Resilience, researchers agree, is a complex process that is in some ways as unpredictable as the weather. "This is not a one-dimensional thing," says Arthur Reynolds, a professor of social work at the University of Wisconsin. "There is a sort of chain reaction that leads to resilience later, and that chain reaction begins when children are very young."

A number of negative factors may weaken resilience. Among the most common in the U.S.: violence, physical or sexual abuse, direct exposure to alcoholism and removal from the home. As the major risk factors add up, so does the toll. "It's cruel to ask a man who has no bootstraps to pick himself up by his own bootstraps," says Mark Katz, a psychologist who heads a resilience program in San Diego. "If resilience is strength under adversity, then multiple-risk exposures, four or more, limit emotional endurance."

So much for the caveats. Even the most cautious researchers agree that luck and favorable genetics aren't everything. There are concrete things you can do to help a child grow up to be a relatively happy and successful adult. Indeed, as the more innovative children's programs in the U.S. demonstrate, many of the same elements show up again and again. Among them:
  • HONE A TALENT: Kids who are resilient have often found something to be better at than anyone else. Dance was the avenue for Perry, a skill that would set him apart. At the age of 12, he won a scholarship to study with Miami's Thomas Armour Youth Ballet. Perry rose through the ranks to become a professional dancer, a career he might resume after law school. "Ballet is not about instant gratification," says Ruth Wiesen, the group's director. "Sometimes it's very difficult for kids. They learn by showing up every day and working hard that success can be as simple as that."
  • FIND A CHAMPION: It also helps to have a Ruth Wiesen in your life, someone who believes wholeheartedly in you, the way Wiesen has in Perry and hundreds of other budding ballet students. She recognized Perry's talent immediately, but she also saw that he needed extra attention, particularly when it came to attendance. "It was just my calling him to say, 'Come, come again and, O.K., come again' if he didn't show up for class," she says. Teachers make excellent champions, of course, but so do grandparents, coaches, police officers and janitors. The point is to take an interest and maybe have an expectation or two. Studies show that boys even more than girls need that external, emotional support and often fail to succeed without it.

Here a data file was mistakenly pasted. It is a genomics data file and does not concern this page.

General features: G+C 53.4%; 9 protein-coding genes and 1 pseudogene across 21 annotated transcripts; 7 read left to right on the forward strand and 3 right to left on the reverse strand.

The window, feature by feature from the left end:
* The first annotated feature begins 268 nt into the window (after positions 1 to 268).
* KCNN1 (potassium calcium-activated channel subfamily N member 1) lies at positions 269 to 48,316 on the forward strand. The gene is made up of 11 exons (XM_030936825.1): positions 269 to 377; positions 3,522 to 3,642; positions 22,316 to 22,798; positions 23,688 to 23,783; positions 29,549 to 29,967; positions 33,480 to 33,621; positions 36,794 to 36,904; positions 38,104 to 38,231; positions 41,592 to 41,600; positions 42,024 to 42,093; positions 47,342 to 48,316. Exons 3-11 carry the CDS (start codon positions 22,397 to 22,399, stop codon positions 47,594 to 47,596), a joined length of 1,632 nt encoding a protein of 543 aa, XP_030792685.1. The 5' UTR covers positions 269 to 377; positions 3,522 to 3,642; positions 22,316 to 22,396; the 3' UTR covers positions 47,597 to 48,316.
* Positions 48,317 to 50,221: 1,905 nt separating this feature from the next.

• LOOK WITHIN: Some things clearly are out of a child's control. But believing that everything, from passing a class to getting into a fight to becoming pregnant, is basically a question of luck tends to compound the problems. Fortunately, attitudes can change for the better. "Part of resilience is learning some skills, some tools to stay safe," says Jerry Moe, who works with children of alcoholics at the Betty Ford Centers in California and Texas. One technique Moe uses a lot is playing a game he calls wheel of misfortune, in which kids brainstorm on ways to handle situations like being yelled at by a drunken father or a mom's wanting to drive them somewhere when she's had three too many.
  • BE YOUR OWN RECRUITER: "Get help" may be the most obvious piece of advice anyone can give a kid heading for trouble. But studies show that the most resilient kids have a way of drawing in other people to help them. Usually those boys and girls are open and engaging, not reserved and sullen. Perhaps they have a winning smile or have learned to develop a quick sense of humor. In other words, they make you want to help them and have become good enough judges of character that they know whom to tap to get the help they need. If one person lets them down, they find another. Some preschool programs pair a child who is adept at asking for help with one who isn't, so the second one can learn by imitation.